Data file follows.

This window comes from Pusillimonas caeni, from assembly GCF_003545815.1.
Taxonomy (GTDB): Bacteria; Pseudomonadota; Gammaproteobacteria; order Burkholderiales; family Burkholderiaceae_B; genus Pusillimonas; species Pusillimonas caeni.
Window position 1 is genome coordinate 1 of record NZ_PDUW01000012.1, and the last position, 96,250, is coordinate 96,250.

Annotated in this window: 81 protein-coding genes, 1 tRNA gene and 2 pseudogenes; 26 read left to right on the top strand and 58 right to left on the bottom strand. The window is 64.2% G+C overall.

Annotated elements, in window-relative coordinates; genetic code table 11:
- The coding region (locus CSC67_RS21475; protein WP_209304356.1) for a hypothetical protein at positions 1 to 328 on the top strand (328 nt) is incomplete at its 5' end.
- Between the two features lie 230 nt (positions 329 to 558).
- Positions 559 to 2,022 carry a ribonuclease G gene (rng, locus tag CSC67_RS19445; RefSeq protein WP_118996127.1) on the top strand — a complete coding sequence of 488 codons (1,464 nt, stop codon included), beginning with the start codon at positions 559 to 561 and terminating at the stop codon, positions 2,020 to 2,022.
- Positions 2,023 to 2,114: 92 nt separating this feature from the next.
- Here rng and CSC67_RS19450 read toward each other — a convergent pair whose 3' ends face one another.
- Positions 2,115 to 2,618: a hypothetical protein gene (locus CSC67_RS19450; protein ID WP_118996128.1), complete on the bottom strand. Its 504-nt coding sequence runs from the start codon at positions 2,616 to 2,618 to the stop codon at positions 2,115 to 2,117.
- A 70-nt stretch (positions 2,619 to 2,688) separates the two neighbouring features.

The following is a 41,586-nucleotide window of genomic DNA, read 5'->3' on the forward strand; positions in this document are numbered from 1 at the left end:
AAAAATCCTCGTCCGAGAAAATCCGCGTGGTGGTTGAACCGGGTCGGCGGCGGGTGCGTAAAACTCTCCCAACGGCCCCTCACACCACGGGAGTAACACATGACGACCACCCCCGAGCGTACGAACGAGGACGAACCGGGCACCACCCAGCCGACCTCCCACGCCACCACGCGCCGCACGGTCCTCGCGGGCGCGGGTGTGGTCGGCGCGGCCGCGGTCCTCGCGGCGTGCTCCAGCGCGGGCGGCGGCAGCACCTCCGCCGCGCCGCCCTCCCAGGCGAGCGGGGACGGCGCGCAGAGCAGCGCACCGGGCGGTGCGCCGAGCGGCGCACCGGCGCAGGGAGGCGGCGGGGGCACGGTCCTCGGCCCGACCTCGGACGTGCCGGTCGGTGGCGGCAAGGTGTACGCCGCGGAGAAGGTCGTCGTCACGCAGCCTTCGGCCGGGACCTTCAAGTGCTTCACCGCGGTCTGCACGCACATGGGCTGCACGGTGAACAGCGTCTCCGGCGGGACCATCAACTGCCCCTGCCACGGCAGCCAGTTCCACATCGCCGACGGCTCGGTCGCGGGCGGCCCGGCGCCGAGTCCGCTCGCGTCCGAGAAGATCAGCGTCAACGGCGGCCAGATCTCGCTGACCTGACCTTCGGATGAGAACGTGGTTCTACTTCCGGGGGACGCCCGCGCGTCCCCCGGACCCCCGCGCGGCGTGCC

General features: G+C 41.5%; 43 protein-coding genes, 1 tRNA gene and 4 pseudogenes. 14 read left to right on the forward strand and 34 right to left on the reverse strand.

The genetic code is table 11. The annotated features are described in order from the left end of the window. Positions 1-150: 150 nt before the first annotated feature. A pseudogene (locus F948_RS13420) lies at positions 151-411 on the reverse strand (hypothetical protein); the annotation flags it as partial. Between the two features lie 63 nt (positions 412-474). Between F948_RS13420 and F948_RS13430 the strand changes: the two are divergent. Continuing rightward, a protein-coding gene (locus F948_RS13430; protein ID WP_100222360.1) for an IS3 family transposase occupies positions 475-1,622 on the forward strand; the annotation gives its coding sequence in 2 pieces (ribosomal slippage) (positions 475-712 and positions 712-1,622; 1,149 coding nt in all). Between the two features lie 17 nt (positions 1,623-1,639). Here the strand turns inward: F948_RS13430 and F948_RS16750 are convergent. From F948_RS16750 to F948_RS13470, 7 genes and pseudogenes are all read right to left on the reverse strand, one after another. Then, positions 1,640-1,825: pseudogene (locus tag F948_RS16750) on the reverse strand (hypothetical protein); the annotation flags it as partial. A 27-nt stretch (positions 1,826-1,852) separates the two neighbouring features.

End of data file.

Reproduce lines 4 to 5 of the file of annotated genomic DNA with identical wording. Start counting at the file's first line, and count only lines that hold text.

Annotated in this window: 81 protein-coding genes, 1 tRNA gene and 2 pseudogenes; 26 read left to right on the top strand and 58 right to left on the bottom strand. The window is 64.2% G+C overall.

Annotated elements, in window-relative coordinates; genetic code table 11: